Making Gains.

Occasionally I think about the kind of teacher I was 15 years ago when I started teaching, and I cringe a little. Control, order, and power ruled my mindset–and part of that, honestly, is necessary as a beginning teacher. Classroom management is the toughest part of the job, and without control, order, and power, a classroom can go a bit “Lord of the Flies” in a snap.

I wasn’t a tyrant, really, but I remember bristling at the slightest variance of what I deemed necessary on any given day.

This semester, I started posting a daily agenda. Students come in every day, log in to Google Classroom, and they see what the plan is. In Pop Culture Studies, that means most days I have links to the articles and videos we’ll watch, so those who are absent can still keep up.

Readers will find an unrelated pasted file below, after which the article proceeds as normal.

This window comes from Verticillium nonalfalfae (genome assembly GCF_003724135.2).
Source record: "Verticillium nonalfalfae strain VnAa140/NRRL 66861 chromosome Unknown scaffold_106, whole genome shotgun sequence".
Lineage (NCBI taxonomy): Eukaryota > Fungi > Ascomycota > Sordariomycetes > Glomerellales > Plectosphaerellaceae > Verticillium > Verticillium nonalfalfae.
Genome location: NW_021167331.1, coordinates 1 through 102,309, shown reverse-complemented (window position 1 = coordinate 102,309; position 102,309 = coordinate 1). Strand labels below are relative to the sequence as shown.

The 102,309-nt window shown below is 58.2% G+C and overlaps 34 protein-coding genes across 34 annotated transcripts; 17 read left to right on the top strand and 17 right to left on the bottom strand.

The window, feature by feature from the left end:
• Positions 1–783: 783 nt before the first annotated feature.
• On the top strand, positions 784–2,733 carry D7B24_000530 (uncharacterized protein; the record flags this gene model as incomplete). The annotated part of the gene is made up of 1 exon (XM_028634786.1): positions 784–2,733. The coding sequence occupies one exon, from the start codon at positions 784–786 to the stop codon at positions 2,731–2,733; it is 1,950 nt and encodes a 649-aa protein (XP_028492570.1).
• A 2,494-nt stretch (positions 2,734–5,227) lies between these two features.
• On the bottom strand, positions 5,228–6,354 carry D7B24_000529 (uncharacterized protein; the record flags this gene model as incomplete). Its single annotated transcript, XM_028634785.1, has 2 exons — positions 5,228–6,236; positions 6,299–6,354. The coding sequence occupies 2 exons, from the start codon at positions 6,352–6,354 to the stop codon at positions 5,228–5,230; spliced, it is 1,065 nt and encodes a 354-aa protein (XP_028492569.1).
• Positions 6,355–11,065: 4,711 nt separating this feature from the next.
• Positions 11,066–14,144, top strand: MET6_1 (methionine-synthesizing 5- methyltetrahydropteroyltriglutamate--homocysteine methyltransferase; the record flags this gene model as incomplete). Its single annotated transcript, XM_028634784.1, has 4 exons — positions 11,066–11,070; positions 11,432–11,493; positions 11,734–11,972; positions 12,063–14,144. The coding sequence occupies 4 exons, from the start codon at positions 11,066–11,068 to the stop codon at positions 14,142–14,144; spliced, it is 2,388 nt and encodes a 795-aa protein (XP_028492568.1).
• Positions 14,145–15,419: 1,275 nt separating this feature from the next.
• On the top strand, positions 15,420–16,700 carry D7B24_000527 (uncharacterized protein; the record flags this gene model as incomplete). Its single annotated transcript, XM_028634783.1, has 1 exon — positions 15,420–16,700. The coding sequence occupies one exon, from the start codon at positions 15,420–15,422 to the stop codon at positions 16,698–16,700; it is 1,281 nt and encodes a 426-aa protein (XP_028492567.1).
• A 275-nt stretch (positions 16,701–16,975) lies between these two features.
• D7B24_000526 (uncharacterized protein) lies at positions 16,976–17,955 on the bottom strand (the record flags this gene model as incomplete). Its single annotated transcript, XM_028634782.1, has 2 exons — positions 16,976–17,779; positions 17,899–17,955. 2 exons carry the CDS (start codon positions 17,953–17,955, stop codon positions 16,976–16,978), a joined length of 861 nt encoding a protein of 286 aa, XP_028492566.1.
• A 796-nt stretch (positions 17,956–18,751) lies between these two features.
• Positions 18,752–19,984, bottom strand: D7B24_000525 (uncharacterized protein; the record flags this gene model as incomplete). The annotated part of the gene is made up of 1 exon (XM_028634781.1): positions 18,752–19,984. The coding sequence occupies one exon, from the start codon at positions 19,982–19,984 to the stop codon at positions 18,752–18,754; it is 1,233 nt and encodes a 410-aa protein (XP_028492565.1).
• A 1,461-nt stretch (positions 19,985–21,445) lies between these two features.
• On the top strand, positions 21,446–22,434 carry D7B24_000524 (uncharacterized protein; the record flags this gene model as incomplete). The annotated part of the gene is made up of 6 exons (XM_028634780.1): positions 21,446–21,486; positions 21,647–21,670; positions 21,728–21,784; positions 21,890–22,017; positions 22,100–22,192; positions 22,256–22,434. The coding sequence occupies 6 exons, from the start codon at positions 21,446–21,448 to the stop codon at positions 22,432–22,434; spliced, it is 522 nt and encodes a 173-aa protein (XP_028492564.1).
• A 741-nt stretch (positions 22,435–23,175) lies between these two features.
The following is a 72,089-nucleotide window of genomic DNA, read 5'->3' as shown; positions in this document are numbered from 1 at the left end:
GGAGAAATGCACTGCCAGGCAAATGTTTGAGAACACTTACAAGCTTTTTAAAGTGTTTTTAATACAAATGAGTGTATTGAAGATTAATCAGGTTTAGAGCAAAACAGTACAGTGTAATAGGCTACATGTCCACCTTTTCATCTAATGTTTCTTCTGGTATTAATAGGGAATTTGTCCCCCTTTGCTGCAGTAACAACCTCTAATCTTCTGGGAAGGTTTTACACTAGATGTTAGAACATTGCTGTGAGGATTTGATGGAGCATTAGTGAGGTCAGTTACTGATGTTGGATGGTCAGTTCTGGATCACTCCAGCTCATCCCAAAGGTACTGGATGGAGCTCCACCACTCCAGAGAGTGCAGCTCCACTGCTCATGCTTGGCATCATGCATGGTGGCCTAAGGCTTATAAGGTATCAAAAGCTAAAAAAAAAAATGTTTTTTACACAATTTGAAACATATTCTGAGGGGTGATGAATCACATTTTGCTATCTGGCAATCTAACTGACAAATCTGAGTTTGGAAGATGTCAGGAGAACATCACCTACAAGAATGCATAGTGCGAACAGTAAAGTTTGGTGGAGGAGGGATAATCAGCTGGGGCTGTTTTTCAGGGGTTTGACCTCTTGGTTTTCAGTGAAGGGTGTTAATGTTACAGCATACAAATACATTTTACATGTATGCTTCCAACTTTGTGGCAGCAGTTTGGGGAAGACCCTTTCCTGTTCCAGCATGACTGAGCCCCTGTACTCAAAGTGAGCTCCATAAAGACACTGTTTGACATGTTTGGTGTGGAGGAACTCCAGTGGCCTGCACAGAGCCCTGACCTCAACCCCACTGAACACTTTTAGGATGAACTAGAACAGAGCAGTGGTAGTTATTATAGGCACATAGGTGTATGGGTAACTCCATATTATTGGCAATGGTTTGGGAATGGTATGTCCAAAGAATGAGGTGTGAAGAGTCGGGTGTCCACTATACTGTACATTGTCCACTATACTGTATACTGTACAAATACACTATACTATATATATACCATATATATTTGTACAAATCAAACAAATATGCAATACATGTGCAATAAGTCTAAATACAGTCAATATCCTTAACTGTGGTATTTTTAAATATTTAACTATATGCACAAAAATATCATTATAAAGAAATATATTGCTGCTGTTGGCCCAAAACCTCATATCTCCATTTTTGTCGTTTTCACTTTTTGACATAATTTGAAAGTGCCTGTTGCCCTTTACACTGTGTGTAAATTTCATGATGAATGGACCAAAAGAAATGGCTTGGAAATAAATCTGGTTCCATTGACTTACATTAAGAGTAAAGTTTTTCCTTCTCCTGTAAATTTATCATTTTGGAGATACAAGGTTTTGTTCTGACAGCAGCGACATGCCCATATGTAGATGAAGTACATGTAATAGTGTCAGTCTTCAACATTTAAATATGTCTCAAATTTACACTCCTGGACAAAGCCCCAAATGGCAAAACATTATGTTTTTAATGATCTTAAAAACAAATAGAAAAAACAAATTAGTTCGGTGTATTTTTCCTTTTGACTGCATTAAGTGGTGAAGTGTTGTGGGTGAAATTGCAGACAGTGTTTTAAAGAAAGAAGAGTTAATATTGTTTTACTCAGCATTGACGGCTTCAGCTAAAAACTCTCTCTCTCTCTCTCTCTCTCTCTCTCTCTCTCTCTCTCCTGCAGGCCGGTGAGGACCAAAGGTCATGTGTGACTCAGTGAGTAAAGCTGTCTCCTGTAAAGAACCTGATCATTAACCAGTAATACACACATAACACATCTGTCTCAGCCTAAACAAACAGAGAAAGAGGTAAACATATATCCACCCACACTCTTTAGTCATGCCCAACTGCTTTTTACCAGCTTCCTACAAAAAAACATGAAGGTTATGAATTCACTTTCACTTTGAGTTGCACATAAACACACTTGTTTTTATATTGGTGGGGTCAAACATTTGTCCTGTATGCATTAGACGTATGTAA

Today as I was getting ready to start with the order of the day, a student raised his hand.

“Can you explain this chart on that third link you posted?”

So we started with the third link and had a robust discussion that went so much further and into much more detail than I expected.

Given the same scenario 15 years ago, I know I would’ve responded differently: “Yes, I can explain it when we get to that article, after we read and discuss the other two.”

Part of what I’ve gained in teaching with iPads is the ability to roll with whatever happens in a given day–whether it’s a network that’s down, or an app that quit working or a Google search about a product someone mentioned in passing that actually augments the discussion at hand or a student who opens the third link on his own instead of waiting for his teacher to tell him what to do.

Lately, I think the words that rule my mindset are “sure,” “why not,” and “let’s go down that rabbit hole.”